Model I Level II BASIC ROM Versions

written by Matthew Reed

The original TRS-80 Microcomputer System, later known as the TRS-80 Model I, shipped with Level I BASIC when it was introduced on August 3, 1977. An improved Level II BASIC written by Microsoft was announced at the time but was released some time later.

Radio Shack used four different versions of the Level II ROM over the lifetime of the Model I, even though the part number (26-1120) remained the same. Radio Shack never officially named the ROM versions, or even acknowledged the existence of any version other than the last, so all names used were created by users.

Version 1.0

The original Level II ROM shipped around March 1978, some time after the introduction of the Model I. Although much delayed, the ROM is remarkably bug free. The next three versions of the Level II BASIC ROM corrected most of the remaining bugs without adversely affecting compatibility.

Version 1.1

There are very few contemporaneous mentions of this ROM and it is unclear when it was released. There are a number of important changes:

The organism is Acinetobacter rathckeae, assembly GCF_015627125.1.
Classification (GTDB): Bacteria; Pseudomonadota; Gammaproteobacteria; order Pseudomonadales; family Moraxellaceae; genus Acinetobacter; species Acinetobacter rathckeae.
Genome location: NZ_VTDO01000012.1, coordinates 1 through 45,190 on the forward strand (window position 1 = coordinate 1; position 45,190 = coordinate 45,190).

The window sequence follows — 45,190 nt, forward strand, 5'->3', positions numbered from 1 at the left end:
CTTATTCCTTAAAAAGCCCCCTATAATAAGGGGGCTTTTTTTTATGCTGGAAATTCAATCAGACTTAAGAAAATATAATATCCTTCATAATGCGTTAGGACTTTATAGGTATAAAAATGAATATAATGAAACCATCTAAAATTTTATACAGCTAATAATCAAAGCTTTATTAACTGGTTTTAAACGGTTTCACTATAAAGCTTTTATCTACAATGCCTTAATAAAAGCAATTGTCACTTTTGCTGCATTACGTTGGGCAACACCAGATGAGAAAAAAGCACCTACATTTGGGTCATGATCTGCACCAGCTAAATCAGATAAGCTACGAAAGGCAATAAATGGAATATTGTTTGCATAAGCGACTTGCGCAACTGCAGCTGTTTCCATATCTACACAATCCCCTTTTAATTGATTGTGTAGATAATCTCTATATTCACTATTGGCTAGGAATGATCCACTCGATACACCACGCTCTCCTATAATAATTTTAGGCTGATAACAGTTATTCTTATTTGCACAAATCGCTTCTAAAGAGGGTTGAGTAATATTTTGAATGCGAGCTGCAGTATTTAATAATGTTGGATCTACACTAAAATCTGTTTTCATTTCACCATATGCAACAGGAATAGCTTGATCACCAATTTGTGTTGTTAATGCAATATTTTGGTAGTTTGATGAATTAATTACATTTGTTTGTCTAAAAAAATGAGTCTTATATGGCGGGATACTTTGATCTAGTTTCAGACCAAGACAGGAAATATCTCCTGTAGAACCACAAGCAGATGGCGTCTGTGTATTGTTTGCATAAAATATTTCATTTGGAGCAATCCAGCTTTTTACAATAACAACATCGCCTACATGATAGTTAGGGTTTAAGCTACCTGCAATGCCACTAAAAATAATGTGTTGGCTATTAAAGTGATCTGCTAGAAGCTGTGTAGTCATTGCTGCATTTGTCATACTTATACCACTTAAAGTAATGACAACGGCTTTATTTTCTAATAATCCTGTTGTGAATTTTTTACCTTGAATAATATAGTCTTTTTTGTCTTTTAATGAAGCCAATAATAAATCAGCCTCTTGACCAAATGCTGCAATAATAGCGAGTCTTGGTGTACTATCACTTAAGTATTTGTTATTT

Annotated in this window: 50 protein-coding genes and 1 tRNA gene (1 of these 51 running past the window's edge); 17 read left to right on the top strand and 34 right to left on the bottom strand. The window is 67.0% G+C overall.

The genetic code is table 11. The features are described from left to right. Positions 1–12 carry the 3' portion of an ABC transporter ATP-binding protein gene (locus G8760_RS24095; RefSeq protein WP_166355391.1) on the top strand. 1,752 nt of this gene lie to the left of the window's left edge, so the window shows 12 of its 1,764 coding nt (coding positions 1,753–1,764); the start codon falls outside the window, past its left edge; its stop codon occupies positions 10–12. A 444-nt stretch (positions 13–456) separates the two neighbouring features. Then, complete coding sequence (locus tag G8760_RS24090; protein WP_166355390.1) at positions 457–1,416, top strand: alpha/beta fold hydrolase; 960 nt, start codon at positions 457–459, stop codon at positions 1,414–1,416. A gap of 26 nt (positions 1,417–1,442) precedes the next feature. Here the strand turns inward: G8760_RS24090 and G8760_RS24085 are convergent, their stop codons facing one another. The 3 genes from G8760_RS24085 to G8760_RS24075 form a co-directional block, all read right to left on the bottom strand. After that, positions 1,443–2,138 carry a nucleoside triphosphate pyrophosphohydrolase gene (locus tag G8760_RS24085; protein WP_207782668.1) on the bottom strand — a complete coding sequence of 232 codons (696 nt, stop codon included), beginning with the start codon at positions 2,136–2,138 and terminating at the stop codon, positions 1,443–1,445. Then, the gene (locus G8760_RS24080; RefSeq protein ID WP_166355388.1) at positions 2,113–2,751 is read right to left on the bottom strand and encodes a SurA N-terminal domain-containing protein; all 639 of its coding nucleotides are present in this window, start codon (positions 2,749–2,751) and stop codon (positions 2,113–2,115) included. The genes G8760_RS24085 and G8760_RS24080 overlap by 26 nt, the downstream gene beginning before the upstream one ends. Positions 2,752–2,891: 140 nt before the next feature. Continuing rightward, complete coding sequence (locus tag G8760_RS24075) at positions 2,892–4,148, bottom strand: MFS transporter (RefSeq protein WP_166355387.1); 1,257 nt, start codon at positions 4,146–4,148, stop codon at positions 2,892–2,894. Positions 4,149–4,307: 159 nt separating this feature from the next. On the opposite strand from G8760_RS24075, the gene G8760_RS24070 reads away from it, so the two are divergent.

• The version 1.0 ROM generates a buzzing sound during the memory test at startup due to a two byte address calculation error. That bug is fixed in this version.
  • An error in the routine to compare double-precision numbers is fixed.
  • An improvement is made in the parsing of the SYSTEM command.
  • Due to a bug in the original ROM, the DATA pointer is often reset to the start of data for no reason. This renders the DATA command useless unless POKE 16553, 255 is used to prevent the pointer from resetting. (You will often see that POKE command scattered through old Model I programs.) That serious error is fixed in this version.

Version 1.2

This is the most common version of the Model I ROM, although it is debatable whether it qualifies as a distinct version. Released sometime before July 1979, version 1.2 differs from version 1.1 in only one way: the five unused bytes at the end of the ROM are different. There doesn’t seem to have been any reason for this change (the bytes are never referenced by the ROM), so they are probably just random bytes or leftover bytes from other code.